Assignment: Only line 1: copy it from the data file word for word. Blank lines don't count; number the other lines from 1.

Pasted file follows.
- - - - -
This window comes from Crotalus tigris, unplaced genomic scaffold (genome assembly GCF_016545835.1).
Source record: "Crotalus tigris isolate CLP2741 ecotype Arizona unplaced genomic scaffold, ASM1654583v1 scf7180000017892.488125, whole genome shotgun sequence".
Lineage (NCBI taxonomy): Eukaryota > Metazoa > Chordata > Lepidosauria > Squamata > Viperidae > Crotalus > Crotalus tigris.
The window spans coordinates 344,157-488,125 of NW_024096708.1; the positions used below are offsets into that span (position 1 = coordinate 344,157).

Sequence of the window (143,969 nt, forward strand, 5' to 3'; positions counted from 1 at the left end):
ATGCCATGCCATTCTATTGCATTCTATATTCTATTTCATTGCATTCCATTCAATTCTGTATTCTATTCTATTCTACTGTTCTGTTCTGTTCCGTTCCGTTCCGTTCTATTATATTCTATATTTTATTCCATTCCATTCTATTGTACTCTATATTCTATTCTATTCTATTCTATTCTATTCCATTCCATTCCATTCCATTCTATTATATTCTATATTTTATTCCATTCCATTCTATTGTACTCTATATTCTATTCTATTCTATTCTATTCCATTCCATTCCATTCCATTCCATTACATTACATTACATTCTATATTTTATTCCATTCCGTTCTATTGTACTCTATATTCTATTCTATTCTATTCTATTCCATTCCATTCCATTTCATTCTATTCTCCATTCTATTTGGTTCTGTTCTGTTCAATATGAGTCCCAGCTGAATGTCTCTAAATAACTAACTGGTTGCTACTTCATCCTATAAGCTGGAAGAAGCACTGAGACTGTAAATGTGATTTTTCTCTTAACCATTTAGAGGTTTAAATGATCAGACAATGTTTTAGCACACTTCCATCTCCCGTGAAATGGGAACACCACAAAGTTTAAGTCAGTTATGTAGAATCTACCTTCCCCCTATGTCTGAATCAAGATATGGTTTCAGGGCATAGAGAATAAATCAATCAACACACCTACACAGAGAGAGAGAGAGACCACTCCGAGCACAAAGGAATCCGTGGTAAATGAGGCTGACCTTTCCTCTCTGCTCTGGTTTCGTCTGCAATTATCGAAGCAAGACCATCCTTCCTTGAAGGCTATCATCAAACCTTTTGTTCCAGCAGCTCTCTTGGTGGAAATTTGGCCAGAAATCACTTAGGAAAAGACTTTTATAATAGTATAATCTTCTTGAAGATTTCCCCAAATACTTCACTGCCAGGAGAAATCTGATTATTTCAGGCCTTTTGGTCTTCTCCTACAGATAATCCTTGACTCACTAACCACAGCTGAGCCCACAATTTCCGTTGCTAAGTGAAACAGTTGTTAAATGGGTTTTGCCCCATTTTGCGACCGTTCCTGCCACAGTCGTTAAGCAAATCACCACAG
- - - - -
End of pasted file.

This window comes from Crotalus tigris, unplaced genomic scaffold (genome assembly GCF_016545835.1).